Downsizers are the mainstay of the country-house market these days, but most homeowners of ‘a certain age’ will admit that the decision to finally up sticks and move is one of the most agonising they are ever likely to make. Especially when the house involved is an architectural gem, which has been in the family for several generations.
For Hugh St John-Mildmay, the decision to sell Grade II *- listed Drakestone House at Stinchcombe, Gloucestershire -through Hamptons International in Cirencester (01285 654535) at a guide price of £2.25 million -is made all the more poignant by the fact that Drakestone is the last of a vast portfolio of houses and estates accumulated by his ancestors, which, for one reason or another, has gradually ‘dwindled away’ over the years. The classic Arts-and-Crafts house was built by the owner’s grandparents, Walter and Mabel St John-Mildmay, both talented artists and fervent admirers of the Arts-and-Crafts movement. The couple contributed much to the interior design of the house, including the delicate mouldings of the ceilings.
Drakestone House, £2,25m, Hamptons International
The original scheme for Drakestone, as conceived by Ernest Gimson in 1908, was an altogether grander affair, which envisaged the creation of ‘the largest thatched house in England’. But the costs were prohibitive and a scaled-down, more practical version, built of Cotswold stone under a slate roof, was eventually completed in 1911 by the architect Oswald P. Milne. Milne was a former pupil of Sir Edwin Lutyens, whose influence- and that of Lutyens’s patron and collaborator Gertrude Jekyll-is evident in the design and layout of the house and gardens at Drakestone.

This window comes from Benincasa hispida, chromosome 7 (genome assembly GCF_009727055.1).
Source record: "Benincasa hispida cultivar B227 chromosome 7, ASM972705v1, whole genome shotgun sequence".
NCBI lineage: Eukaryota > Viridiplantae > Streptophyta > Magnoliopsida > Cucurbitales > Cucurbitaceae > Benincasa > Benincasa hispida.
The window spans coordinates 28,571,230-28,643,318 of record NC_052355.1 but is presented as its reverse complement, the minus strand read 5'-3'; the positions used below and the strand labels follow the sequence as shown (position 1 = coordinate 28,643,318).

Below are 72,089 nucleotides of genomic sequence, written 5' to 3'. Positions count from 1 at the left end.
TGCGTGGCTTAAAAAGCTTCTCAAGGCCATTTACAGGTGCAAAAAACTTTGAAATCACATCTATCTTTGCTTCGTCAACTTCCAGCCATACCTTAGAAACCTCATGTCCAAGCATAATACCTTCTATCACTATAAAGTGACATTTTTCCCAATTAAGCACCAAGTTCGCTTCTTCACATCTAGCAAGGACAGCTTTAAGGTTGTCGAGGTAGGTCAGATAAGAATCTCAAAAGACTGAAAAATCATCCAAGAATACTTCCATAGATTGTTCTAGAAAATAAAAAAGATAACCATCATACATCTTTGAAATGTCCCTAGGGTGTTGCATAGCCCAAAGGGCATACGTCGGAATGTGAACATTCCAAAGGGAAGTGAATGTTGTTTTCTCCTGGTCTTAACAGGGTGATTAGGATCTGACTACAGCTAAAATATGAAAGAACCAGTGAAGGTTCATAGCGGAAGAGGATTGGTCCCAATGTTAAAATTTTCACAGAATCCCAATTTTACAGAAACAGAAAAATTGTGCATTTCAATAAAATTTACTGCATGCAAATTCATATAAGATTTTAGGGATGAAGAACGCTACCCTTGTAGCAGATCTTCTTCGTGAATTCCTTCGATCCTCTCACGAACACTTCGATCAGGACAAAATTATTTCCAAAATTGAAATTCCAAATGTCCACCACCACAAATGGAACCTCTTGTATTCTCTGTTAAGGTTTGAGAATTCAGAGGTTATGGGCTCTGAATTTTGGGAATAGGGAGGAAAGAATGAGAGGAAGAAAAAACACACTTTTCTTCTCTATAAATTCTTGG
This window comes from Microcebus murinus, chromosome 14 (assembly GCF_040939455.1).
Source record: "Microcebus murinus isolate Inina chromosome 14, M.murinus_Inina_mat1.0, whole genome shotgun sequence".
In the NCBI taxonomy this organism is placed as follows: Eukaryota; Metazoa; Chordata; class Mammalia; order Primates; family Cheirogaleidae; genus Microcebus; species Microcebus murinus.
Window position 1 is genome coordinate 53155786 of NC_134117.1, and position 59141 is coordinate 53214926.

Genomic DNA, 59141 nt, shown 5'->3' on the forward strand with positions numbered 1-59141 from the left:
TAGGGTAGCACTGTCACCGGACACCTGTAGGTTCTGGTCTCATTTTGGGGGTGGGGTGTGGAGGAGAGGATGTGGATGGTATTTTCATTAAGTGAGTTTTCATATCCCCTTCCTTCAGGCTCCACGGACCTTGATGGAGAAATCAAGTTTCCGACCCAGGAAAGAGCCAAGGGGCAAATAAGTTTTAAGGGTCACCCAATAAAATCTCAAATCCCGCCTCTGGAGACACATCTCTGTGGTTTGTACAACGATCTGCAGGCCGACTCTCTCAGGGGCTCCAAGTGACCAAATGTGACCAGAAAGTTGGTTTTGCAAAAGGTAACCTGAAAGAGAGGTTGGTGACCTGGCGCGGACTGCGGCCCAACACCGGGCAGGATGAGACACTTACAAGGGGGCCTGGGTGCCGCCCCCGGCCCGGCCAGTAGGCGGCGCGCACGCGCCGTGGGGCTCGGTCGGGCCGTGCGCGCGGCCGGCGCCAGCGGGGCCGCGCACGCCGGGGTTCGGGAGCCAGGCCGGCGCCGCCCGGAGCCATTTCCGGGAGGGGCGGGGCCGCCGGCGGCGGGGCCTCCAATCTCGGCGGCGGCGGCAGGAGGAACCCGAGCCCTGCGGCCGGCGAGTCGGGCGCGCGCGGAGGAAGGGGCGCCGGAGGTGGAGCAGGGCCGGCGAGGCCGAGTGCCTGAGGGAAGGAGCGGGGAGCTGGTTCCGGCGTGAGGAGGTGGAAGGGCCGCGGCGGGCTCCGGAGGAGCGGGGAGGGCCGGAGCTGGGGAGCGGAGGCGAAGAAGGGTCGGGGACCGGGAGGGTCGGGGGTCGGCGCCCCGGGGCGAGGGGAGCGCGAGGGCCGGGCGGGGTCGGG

Although perhaps best remembered for his striking redesign of the lobby and staircase at Claridges in 1929, Milne had a reputation for ‘careful, craftsmanly design and good management’- qualities that were also his mentor’s stock in trade. Lutyens, he says, ‘had a wonderful way with clients. He was marvellous not only in dealing with materials but in dealing with human beings. He always got them to spend what he wanted them to spend’.
Writing in Country Life in 1919, the magazine’s architectural editor, Lawrence Weaver, cites Drakestone House as ‘a good example of the success which comes from the right handling in the simplest way of materials beautiful in themselves’. It is Drakestone’s simplicity that Mr St John-Mildmay and his wife, Crystal, also found appealing when, in 1975, they moved there on returning from Africa, where Mr St John-Mildmay worked for the British Council. It’s also the reason why, apart from enlarging the kitchen and general decoration and maintenance, they have seen no reason to change the house, described in its 1984 English Heritage listing as ‘a very splendid and restrained example of the Cotswold Country House style of the period, virtually unaltered’.